1957: Elvis Presley made his second appearance on The Ed Sullivan Show, in which Sullivan presented Presley with a gold record for a million copies sold of his single “Love Me Tender.” The following week, the single hit the top of Billboard’s Best Sellers in Stores and Most Played by Jockeys charts.
1957: The Everly Brothers had their first #1 single on Billboard R&B and “Most Played by Jockeys” charts with “Wake Up Little Susie.”
1958: Buddy Holly made his last major television appearance, lip-synching to “It’s So Easy” and “Heartbeat” on ABC TV’s American Bandstand.
1962: After playing at Liverpool’s Empire Theatre three times as the Quarrymen, the Beatles played their first show at the prestigious venue for a NEMS Enterprises promotional event. Additional acts alongside headliner Little Richard included Craig Douglas, former Shadows bassist Jet Harris and The Jetblacks, Kenny Lynch, The Breakaways, and Sounds Incorporated.
1963: The Beach Boys released “Be True To Your School” from their fourth album, Little Deuce Coupe. The group had recorded two versions of the song earlier in September. The original recording, in a higher key and at a slower tempo, was included on Little Deuce Coupe and the second version was released as a single featuring Los Angeles girl group The Honeys, who chant various “cheerleader yells” before each chorus. The song reached #6 in US. On the flip side was “In My Room,” a collaboration between Brian Wilson and musician Gary Usher.
1964: The T.A.M.I. Show concert film was recorded at the Santa Monica Civic Auditorium. Referred to as both the “Teenage Awards Music International” and “Teen Age Music International,” the two day event featured the famed Wrecking Crew session musicians backing performance by numerous rock and R&B acts, including James Brown and the Famous Flames, the Beach Boys, the Rolling Stones, the Supremes, Chuck Berry, Marvin Gaye, Smokey Robinson and the Miracles, Lesley Gore, Jan and Dean, Billy J. Kramer and the Dakotas, and the Barbarians.
1966: “Gimme Some Lovin’” by The Spencer Davis Group was released. The single became the band’s first top 40 hit in the US and highest reaching single on the Billboard Hot 100, peaking at #7.
1966: Face to Face, the Kinks’ fourth studio album and first to consist entirely of Ray Davies compositions, was released in the UK. Regarded as one of rock’s first concept album, the band had begun to introduce a softer style of writing with songs such as “A Well Respected Man” and “Dedicated Follower of Fashion” and the success of the LP’s lead single, “Sunny Afternoon,” proved to their manager that the new songwriting style would work. The LP was issued in the US in early December.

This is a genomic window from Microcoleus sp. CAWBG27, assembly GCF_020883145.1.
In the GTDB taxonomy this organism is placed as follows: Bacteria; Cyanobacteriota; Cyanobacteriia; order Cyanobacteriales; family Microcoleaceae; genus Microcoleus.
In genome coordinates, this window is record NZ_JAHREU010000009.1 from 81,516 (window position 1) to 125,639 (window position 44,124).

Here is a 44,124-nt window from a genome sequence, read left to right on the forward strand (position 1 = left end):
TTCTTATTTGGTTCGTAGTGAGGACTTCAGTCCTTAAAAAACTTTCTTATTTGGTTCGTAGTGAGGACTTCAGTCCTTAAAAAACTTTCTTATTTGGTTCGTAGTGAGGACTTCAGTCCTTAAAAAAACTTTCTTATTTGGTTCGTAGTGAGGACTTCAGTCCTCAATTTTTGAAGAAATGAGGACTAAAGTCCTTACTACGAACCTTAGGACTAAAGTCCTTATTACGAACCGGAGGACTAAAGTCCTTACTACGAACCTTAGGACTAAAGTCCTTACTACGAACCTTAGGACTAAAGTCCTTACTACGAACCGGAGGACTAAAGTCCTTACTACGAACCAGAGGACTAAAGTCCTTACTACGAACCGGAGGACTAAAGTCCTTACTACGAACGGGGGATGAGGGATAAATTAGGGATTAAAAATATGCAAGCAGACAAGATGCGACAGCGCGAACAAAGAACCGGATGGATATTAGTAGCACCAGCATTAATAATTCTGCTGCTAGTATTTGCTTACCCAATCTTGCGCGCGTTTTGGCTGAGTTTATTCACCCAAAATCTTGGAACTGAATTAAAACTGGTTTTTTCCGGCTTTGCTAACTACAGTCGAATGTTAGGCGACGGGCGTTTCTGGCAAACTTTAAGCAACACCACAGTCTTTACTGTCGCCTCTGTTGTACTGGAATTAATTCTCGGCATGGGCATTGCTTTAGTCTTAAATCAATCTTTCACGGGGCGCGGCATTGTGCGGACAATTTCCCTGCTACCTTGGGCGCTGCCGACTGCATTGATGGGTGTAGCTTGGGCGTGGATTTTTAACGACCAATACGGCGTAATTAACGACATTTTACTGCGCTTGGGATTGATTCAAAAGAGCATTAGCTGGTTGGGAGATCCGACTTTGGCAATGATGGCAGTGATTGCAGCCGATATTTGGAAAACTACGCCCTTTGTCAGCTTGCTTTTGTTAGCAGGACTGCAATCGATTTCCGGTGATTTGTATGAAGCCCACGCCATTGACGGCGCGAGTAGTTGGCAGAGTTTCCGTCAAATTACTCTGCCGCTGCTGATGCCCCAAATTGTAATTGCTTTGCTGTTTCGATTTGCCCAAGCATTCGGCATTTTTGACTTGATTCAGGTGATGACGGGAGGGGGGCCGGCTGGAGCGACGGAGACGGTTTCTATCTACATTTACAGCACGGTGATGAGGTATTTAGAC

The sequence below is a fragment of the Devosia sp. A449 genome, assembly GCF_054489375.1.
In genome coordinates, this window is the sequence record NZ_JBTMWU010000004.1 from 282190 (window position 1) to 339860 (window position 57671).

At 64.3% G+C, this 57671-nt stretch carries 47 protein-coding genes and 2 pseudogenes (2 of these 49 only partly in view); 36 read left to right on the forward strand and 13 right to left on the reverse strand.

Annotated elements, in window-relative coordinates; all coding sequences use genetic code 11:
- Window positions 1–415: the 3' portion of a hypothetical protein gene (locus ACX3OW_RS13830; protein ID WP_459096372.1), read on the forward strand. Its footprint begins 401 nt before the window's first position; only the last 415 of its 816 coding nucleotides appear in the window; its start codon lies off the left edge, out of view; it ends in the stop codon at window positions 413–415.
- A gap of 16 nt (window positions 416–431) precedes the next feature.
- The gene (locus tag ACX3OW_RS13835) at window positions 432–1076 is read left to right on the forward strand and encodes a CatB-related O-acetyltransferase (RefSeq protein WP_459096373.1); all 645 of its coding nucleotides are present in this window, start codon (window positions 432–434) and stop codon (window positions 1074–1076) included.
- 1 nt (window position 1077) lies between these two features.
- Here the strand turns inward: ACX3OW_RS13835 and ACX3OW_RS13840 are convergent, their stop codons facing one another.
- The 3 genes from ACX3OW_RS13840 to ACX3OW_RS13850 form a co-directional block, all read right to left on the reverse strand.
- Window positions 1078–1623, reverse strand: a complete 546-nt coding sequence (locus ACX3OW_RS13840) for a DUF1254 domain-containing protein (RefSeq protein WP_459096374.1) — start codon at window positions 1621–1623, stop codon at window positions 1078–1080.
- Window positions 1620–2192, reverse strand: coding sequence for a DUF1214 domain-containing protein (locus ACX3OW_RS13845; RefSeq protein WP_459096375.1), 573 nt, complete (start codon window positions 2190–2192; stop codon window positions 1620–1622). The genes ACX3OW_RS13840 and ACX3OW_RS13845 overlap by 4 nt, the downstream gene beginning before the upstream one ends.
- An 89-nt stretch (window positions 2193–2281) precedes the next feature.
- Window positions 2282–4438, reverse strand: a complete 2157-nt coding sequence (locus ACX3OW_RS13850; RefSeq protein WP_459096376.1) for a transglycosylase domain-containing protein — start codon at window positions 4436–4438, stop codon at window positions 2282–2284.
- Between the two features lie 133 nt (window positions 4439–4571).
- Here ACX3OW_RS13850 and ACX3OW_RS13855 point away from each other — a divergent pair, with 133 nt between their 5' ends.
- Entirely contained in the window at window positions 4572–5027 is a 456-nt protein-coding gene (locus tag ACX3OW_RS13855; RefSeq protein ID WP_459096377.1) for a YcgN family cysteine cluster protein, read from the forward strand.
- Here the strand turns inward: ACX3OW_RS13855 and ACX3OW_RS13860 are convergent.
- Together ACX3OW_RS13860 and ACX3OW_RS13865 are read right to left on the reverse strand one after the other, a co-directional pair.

1972: Stevie Wonder released his fifteenth studio album, Talking Book.
1972: British band The Move debuted on the Billboard Hot 100 chart with, “Do Ya,” one of their last singles before transitioning into Electric Light Orchestra. In 1977, the band re-recorded the song and this time reached #16 on the US charts.
1977: The Jam released “The Modern World,” the lead single and opening track from their second studio album, This is the Modern World.
1978: Billy Joel released “My Life,” the first single from his sixth studio album, 52nd Street.
1982: The Dream Syndicate released their second record and debut full-length album, The Days of Wine & Roses.
1985: Pet Shop Boys released the second version of their single, “West End Girls.” Originally recorded and released in 1984, the duo re-recorded the song with producer Stephen Hague after signing with EMI, and it was issued as the first single from their debut album, Please.
1984: Tina Turner released Private Dancer, the fifth single and title track from her comeback fifth solo studio album.
1985: Oingo Boingo released their fifth studio album, Dead Man’s Party.